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Poster

A novel approach to assess an extended biochemical profile of the human brain by the means of fast and efficient in-vivo proton Magnetic Resonance Spectroscopic Imaging at 9.4 Tesla

MPG-Autoren
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Chadzynski,  GL
Department High-Field Magnetic Resonance, Max Planck Institute for Biological Cybernetics, Max Planck Society;

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Ehses,  P
Department High-Field Magnetic Resonance, Max Planck Institute for Biological Cybernetics, Max Planck Society;

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Bause,  J
Max Planck Institute for Biological Cybernetics, Max Planck Society;
Department High-Field Magnetic Resonance, Max Planck Institute for Biological Cybernetics, Max Planck Society;

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Shajan,  G
Department High-Field Magnetic Resonance, Max Planck Institute for Biological Cybernetics, Max Planck Society;

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Pohmann,  R
Department High-Field Magnetic Resonance, Max Planck Institute for Biological Cybernetics, Max Planck Society;
Max Planck Institute for Biological Cybernetics, Max Planck Society;
Dept. Empirical Inference, Max Planck Institute for Intelligent Systems, Max Planck Society;

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Scheffler,  K
Max Planck Institute for Biological Cybernetics, Max Planck Society;
Department High-Field Magnetic Resonance, Max Planck Institute for Biological Cybernetics, Max Planck Society;

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Zitation

Chadzynski, G., Ehses, P., Bause, J., Shajan, G., Pohmann, R., & Scheffler, K. (2016). A novel approach to assess an extended biochemical profile of the human brain by the means of fast and efficient in-vivo proton Magnetic Resonance Spectroscopic Imaging at 9.4 Tesla. Poster presented at Forschungskolloquium 2016 der Medizinischen Fakultät, Tübingen, Germany.


Zitierlink: http://hdl.handle.net/21.11116/0000-0000-7BDB-0
Zusammenfassung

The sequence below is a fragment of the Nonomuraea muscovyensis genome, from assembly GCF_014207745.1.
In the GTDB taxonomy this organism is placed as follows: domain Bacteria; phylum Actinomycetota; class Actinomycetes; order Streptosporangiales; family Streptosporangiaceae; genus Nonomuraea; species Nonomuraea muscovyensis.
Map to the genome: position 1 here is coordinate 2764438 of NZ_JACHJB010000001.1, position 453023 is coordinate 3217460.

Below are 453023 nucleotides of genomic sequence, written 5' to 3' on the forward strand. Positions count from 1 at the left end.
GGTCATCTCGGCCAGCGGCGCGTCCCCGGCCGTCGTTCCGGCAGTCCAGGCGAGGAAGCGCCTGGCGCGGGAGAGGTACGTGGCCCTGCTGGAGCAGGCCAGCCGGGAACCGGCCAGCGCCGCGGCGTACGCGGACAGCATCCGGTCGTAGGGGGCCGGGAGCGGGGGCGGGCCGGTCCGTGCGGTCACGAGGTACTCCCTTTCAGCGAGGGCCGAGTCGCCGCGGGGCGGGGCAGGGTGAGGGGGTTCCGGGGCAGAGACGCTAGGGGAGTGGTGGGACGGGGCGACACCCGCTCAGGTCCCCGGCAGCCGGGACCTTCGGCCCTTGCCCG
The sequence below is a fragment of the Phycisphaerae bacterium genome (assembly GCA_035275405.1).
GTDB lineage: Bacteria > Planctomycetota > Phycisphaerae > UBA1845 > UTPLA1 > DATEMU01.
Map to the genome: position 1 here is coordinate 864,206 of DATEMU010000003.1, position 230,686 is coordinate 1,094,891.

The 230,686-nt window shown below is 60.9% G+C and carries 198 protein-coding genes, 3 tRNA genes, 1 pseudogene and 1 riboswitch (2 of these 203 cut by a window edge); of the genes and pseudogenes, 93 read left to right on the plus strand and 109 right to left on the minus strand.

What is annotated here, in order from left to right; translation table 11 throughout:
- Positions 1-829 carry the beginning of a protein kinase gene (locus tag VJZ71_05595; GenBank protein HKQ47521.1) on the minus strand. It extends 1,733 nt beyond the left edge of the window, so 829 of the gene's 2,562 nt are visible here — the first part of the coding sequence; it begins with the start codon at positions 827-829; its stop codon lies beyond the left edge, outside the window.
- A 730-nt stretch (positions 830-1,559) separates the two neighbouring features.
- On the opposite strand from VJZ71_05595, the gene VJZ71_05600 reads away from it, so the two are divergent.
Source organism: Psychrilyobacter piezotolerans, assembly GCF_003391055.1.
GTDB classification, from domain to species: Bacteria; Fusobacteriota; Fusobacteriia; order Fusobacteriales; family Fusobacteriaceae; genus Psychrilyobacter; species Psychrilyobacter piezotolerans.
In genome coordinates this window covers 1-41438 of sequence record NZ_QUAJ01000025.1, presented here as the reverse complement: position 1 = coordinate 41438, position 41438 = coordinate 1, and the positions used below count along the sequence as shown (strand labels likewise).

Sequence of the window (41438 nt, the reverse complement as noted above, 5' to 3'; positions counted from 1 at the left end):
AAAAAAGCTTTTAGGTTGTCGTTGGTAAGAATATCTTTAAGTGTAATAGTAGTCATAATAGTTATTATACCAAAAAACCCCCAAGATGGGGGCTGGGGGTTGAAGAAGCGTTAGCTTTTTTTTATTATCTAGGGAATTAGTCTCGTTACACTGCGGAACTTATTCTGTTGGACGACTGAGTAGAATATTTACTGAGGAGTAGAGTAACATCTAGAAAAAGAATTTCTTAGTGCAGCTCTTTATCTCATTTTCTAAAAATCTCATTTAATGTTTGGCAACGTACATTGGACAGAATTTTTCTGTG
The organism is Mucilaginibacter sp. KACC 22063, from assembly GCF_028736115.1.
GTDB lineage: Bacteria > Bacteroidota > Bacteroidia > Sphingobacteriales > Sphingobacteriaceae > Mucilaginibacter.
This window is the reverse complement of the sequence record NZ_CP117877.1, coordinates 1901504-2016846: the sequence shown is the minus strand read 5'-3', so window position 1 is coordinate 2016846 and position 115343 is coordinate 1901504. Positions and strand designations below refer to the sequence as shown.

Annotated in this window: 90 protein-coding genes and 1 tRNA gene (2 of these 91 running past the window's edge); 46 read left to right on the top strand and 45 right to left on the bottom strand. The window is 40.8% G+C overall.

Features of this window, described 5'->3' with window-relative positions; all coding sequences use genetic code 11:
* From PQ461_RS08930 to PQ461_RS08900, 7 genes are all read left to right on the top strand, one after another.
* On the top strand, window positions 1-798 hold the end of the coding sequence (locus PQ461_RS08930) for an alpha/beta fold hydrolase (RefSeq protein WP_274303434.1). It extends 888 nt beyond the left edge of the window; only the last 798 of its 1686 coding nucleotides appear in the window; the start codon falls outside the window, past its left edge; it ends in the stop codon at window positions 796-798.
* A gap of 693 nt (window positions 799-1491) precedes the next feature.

Introduction: Proton Magnetic Resonance Spectroscopic Imaging based on Free Induction Decay acquisition (MRSI-FID) is highly promising at ultra-high magnetic field (>3 T) as it avoids in-plane chemical shift displacement and allows short echo time [1]. However, the necessity to use fat and water saturation results in an excessive amount of time needed for signal preparation. The aim of this project was to improve the time efficiency of the MRSI-FID sequence to obtain high spatial resolution spectra within reasonable time. Methods and results: In-vivo measurements were performed at 9.4 T whole body MR scanner (Siemens, Erlangen, Germany) equipped with a custom-build head coil consisting of 16 transmit and 31 receive channels [2]. Study was conducted with the approval of the local ethics board. The developed MRSI-FID sequence was preceded by non-localized fat saturation gauss radio-frequency (RF) pulse, allowing reduction of the fat contaminations by approximately 40. The flip angles (FA) of three water suppression pulses were numerically optimized for static (B0) and transmit (B1 +) magnetic field inhomogeneities. The use of an asymmetric RF excitation pulse shortened the acquisition delay to 1.6 ms. The slice-selection and refocusing gradient shape was optimized to minimize the influence of frequency sidebands; whose presence hinder spectral quantification [3]. Specifically, the gradient frequency spectrum was numerically optimized to minimize mechanical resonances (at 550 and 1100 Hz). Additionally, acquisition duration, repetition time (TR) and excitation FA were set to achieve optimal signal-to-noise ratio (SNR) [4]. Sequence optimization resulted in total acquisition time (TA) of 2 min 8 sec for a 32×32 MRSI matrix (voxel size: 6×6×10 mm3, 2 weighted averages, TR 138 ms), and 8 min 43 sec for a 64×64 matrix (voxel size 3×3×10 mm3 and otherwise identical parameters). Further shortening of the TA was possible with the use of generalized autocalibrating partially parallel acquisition (GRAPPA) [5]. Together with further optimization of acquisition parameters it enabled shortening the TA to 38 sec for low-resolution and to 2 min 27 sec for high-resolution MRSI. High temporal resolution allowed examination of stimulus evoked changes in human brain biochemistry. Functional experiments were conducted in human visual cortex, using a flickering (7Hz) radial checkerboard as a stimulus. A clear correlation between the changes in GABA/tCr and Glu/tCr concentration ratios and the stimulation periods were observed. The average differences between the stimulus on- and off-set were ~13 and ~11, for GABA/tCr and Glu/tCr, respectively. Discussion: The proposed MRSI-FID sequence enables fast and reliable acquisition of proton spectra at 9.4T. The high SNR makes it possible to reduce the acquisition time even further by utilizing parallel imaging techniques and high temporal resolution enabled the assessment of functional related changes in metabolite concentrations during visual stimulation. Our observations of functional MRSI are in accordance with the literature [6-8]. However, strong contaminations with lipid signal currently still hinders the analysis of the spectra from the regions close to the scalp. Nevertheless, further studies, with a large number of participants will be necessary to elucidate the observed changes in concentrations of Glu and GABA in the regions associated with positive BOLD response.